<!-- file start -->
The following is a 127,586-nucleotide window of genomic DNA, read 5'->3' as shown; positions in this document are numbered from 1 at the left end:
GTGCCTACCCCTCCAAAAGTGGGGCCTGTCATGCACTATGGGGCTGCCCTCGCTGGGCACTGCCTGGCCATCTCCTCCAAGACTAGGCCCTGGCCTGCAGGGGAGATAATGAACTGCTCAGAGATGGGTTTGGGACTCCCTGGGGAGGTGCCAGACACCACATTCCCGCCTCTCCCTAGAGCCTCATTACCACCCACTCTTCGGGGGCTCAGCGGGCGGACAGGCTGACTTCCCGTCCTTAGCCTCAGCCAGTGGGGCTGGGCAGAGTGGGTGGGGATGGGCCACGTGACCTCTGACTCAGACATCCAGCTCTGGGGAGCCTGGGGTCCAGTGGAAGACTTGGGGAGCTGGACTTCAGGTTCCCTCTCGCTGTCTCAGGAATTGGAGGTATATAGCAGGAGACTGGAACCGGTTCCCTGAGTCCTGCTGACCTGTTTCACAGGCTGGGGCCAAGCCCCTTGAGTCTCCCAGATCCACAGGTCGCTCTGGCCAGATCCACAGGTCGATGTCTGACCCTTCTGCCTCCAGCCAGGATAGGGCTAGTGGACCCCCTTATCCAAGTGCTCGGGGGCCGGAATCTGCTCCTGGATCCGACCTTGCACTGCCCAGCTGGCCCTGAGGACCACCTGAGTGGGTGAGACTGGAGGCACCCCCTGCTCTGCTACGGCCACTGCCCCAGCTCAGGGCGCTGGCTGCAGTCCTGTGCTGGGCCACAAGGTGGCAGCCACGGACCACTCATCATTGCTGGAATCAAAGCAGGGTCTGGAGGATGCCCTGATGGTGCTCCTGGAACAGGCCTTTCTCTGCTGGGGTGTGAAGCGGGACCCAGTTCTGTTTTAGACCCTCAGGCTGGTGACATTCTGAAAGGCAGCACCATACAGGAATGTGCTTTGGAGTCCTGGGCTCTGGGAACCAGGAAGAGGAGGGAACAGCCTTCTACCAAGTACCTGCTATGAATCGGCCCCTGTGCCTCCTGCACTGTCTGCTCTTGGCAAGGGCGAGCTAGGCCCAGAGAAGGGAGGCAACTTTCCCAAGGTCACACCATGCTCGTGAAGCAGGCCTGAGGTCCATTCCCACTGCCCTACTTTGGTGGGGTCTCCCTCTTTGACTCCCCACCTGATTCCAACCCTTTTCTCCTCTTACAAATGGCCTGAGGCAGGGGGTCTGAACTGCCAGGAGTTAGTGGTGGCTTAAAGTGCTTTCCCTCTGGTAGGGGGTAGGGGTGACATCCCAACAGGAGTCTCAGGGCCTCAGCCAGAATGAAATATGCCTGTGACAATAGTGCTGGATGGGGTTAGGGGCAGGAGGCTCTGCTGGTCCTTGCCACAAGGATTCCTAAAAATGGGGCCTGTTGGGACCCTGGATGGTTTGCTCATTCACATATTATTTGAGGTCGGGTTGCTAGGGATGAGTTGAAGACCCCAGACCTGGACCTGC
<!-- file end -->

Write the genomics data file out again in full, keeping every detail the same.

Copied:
The following is a 127,586-nucleotide window of genomic DNA, read 5'->3' as shown; positions in this document are numbered from 1 at the left end:
GTGCCTACCCCTCCAAAAGTGGGGCCTGTCATGCACTATGGGGCTGCCCTCGCTGGGCACTGCCTGGCCATCTCCTCCAAGACTAGGCCCTGGCCTGCAGGGGAGATAATGAACTGCTCAGAGATGGGTTTGGGACTCCCTGGGGAGGTGCCAGACACCACATTCCCGCCTCTCCCTAGAGCCTCATTACCACCCACTCTTCGGGGGCTCAGCGGGCGGACAGGCTGACTTCCCGTCCTTAGCCTCAGCCAGTGGGGCTGGGCAGAGTGGGTGGGGATGGGCCACGTGACCTCTGACTCAGACATCCAGCTCTGGGGAGCCTGGGGTCCAGTGGAAGACTTGGGGAGCTGGACTTCAGGTTCCCTCTCGCTGTCTCAGGAATTGGAGGTATATAGCAGGAGACTGGAACCGGTTCCCTGAGTCCTGCTGACCTGTTTCACAGGCTGGGGCCAAGCCCCTTGAGTCTCCCAGATCCACAGGTCGCTCTGGCCAGATCCACAGGTCGATGTCTGACCCTTCTGCCTCCAGCCAGGATAGGGCTAGTGGACCCCCTTATCCAAGTGCTCGGGGGCCGGAATCTGCTCCTGGATCCGACCTTGCACTGCCCAGCTGGCCCTGAGGACCACCTGAGTGGGTGAGACTGGAGGCACCCCCTGCTCTGCTACGGCCACTGCCCCAGCTCAGGGCGCTGGCTGCAGTCCTGTGCTGGGCCACAAGGTGGCAGCCACGGACCACTCATCATTGCTGGAATCAAAGCAGGGTCTGGAGGATGCCCTGATGGTGCTCCTGGAACAGGCCTTTCTCTGCTGGGGTGTGAAGCGGGACCCAGTTCTGTTTTAGACCCTCAGGCTGGTGACATTCTGAAAGGCAGCACCATACAGGAATGTGCTTTGGAGTCCTGGGCTCTGGGAACCAGGAAGAGGAGGGAACAGCCTTCTACCAAGTACCTGCTATGAATCGGCCCCTGTGCCTCCTGCACTGTCTGCTCTTGGCAAGGGCGAGCTAGGCCCAGAGAAGGGAGGCAACTTTCCCAAGGTCACACCATGCTCGTGAAGCAGGCCTGAGGTCCATTCCCACTGCCCTACTTTGGTGGGGTCTCCCTCTTTGACTCCCCACCTGATTCCAACCCTTTTCTCCTCTTACAAATGGCCTGAGGCAGGGGGTCTGAACTGCCAGGAGTTAGTGGTGGCTTAAAGTGCTTTCCCTCTGGTAGGGGGTAGGGGTGACATCCCAACAGGAGTCTCAGGGCCTCAGCCAGAATGAAATATGCCTGTGACAATAGTGCTGGATGGGGTTAGGGGCAGGAGGCTCTGCTGGTCCTTGCCACAAGGATTCCTAAAAATGGGGCCTGTTGGGACCCTGGATGGTTTGCTCATTCACATATTATTTGAGGTCGGGTTGCTAGGGATGAGTTGAAGACCCCAGACCTGGACCTGC